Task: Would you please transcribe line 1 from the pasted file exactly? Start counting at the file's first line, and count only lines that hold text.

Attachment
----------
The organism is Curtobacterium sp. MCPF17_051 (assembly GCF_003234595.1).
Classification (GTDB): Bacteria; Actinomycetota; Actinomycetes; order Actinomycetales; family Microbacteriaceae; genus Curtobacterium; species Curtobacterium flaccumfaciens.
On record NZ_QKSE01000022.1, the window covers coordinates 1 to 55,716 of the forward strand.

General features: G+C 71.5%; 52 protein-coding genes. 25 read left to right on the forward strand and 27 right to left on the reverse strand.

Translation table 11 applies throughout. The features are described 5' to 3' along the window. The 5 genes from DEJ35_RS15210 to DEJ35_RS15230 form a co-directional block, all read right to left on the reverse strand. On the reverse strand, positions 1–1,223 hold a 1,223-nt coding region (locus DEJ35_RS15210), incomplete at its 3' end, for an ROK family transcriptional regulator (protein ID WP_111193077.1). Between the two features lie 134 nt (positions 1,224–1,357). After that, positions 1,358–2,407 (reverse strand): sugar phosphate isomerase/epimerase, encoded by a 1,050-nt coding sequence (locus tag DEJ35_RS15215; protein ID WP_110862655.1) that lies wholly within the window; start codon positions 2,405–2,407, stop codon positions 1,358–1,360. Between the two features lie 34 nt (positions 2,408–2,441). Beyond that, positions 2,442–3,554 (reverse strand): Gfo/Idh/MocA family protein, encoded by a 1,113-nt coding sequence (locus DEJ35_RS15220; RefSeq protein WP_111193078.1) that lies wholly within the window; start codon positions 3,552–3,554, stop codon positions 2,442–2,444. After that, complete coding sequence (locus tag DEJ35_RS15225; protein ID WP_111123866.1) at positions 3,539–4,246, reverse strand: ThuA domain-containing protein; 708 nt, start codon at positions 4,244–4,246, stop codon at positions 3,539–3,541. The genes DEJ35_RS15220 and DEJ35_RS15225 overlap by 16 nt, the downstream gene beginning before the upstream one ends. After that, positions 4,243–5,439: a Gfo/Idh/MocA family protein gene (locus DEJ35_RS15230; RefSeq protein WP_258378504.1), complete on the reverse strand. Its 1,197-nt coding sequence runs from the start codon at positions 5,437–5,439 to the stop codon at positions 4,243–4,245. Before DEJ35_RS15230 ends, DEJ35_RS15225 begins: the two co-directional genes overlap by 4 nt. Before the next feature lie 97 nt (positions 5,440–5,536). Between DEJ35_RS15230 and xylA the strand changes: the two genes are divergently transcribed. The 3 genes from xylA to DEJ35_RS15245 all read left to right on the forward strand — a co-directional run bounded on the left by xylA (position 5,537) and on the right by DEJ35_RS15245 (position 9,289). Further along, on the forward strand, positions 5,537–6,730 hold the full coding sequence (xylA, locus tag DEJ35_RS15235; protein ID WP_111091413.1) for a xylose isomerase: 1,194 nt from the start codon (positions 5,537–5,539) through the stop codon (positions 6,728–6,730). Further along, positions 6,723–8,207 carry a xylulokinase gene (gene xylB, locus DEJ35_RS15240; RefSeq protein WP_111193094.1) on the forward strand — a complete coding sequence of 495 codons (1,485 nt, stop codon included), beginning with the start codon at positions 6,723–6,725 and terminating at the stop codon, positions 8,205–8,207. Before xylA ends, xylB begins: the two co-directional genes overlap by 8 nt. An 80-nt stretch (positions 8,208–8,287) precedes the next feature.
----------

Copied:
The organism is Curtobacterium sp. MCPF17_051 (assembly GCF_003234595.1).